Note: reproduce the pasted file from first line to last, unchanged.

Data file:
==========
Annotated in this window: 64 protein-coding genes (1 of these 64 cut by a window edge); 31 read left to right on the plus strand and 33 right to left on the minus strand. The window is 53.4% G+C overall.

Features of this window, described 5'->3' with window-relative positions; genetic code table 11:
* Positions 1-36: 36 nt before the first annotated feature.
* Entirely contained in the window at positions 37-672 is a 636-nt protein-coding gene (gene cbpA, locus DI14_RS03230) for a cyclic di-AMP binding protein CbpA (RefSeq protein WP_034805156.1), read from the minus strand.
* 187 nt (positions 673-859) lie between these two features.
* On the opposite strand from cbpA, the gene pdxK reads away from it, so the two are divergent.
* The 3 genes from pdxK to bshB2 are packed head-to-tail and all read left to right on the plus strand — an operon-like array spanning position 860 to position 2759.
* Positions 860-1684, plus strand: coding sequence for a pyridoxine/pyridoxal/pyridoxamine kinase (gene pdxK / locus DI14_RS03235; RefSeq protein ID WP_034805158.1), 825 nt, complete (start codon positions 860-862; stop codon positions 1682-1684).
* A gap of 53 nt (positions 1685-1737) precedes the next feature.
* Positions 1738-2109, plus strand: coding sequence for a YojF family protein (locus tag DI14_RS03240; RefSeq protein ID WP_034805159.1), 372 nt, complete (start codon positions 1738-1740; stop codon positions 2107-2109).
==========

Annotated in this window: 64 protein-coding genes (1 of these 64 cut by a window edge); 31 read left to right on the plus strand and 33 right to left on the minus strand. The window is 53.4% G+C overall.

Features of this window, described 5'->3' with window-relative positions; genetic code table 11:
* Positions 1-36: 36 nt before the first annotated feature.
* Entirely contained in the window at positions 37-672 is a 636-nt protein-coding gene (gene cbpA, locus DI14_RS03230) for a cyclic di-AMP binding protein CbpA (RefSeq protein WP_034805156.1), read from the minus strand.
* 187 nt (positions 673-859) lie between these two features.
* On the opposite strand from cbpA, the gene pdxK reads away from it, so the two are divergent.
* The 3 genes from pdxK to bshB2 are packed head-to-tail and all read left to right on the plus strand — an operon-like array spanning position 860 to position 2759.
* Positions 860-1684, plus strand: coding sequence for a pyridoxine/pyridoxal/pyridoxamine kinase (gene pdxK / locus DI14_RS03235; RefSeq protein ID WP_034805158.1), 825 nt, complete (start codon positions 860-862; stop codon positions 1682-1684).
* A gap of 53 nt (positions 1685-1737) precedes the next feature.
* Positions 1738-2109, plus strand: coding sequence for a YojF family protein (locus tag DI14_RS03240; RefSeq protein ID WP_034805159.1), 372 nt, complete (start codon positions 1738-1740; stop codon positions 2107-2109).